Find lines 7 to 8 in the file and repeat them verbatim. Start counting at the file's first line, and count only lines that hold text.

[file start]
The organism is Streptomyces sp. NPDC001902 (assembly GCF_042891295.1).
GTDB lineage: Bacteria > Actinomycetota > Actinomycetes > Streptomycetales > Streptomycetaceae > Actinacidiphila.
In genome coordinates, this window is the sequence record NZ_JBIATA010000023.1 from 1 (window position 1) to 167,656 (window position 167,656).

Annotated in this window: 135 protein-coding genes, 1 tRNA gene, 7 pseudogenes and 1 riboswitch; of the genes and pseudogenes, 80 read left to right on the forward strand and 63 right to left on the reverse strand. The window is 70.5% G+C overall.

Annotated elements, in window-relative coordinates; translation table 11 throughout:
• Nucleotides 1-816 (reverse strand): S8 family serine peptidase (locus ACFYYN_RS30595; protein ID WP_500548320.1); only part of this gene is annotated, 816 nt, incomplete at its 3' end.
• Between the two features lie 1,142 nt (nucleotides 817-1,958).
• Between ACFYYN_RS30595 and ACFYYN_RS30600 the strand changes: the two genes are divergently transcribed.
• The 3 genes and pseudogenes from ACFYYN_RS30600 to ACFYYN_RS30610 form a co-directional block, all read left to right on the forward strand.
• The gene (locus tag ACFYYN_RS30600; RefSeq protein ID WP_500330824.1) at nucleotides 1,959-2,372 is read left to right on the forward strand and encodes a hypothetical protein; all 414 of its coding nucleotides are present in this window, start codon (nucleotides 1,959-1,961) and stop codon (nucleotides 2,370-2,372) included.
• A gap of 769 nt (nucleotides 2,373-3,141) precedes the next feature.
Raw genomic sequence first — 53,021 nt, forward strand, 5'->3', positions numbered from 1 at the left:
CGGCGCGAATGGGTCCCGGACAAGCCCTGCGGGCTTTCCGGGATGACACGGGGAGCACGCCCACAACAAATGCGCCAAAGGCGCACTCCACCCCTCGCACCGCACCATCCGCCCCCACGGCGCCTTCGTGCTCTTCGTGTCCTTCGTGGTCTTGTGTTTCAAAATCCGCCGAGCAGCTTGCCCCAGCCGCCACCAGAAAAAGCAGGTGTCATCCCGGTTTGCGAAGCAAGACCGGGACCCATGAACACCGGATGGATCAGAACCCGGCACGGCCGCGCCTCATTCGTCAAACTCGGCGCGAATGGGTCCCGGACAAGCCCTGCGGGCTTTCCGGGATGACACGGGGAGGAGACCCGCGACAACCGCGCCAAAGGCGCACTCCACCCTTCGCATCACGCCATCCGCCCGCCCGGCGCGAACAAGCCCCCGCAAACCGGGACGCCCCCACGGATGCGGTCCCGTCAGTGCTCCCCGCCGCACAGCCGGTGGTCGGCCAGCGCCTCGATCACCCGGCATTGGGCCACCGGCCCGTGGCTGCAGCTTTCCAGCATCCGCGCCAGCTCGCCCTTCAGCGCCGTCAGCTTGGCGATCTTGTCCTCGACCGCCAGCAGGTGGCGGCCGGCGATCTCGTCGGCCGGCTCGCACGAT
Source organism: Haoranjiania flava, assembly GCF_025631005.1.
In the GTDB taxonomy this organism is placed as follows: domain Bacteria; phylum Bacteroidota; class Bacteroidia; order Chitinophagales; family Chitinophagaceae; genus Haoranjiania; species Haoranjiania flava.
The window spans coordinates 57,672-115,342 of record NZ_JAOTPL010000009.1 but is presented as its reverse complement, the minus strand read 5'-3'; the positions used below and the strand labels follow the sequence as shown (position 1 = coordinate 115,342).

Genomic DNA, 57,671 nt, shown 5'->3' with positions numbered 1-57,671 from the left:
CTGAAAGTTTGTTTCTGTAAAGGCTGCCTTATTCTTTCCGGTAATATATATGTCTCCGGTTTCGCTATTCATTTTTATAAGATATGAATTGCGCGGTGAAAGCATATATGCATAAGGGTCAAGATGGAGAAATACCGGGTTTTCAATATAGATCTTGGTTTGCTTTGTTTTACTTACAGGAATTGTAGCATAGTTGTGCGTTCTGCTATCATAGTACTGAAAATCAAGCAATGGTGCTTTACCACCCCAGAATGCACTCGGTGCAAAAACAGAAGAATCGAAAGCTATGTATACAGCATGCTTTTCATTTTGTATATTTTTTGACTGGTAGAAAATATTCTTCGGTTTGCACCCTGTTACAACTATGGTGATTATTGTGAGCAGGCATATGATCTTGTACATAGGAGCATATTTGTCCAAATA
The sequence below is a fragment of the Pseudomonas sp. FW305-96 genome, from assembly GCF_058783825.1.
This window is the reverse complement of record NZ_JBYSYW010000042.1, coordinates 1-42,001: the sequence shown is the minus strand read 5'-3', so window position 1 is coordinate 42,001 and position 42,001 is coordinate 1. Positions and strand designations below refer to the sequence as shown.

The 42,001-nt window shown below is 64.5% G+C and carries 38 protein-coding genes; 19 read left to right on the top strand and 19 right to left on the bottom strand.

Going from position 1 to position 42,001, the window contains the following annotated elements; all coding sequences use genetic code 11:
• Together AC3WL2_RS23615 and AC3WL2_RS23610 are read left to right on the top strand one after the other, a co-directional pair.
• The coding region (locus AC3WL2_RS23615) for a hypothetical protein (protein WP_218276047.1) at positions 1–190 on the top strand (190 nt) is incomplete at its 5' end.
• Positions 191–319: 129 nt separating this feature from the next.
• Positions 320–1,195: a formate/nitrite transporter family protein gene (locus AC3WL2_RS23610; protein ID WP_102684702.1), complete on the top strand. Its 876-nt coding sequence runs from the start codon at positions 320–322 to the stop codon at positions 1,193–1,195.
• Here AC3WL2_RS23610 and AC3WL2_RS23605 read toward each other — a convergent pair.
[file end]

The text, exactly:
• Between the two features lie 1,142 nt (nucleotides 817-1,958).
• Between ACFYYN_RS30595 and ACFYYN_RS30600 the strand changes: the two genes are divergently transcribed.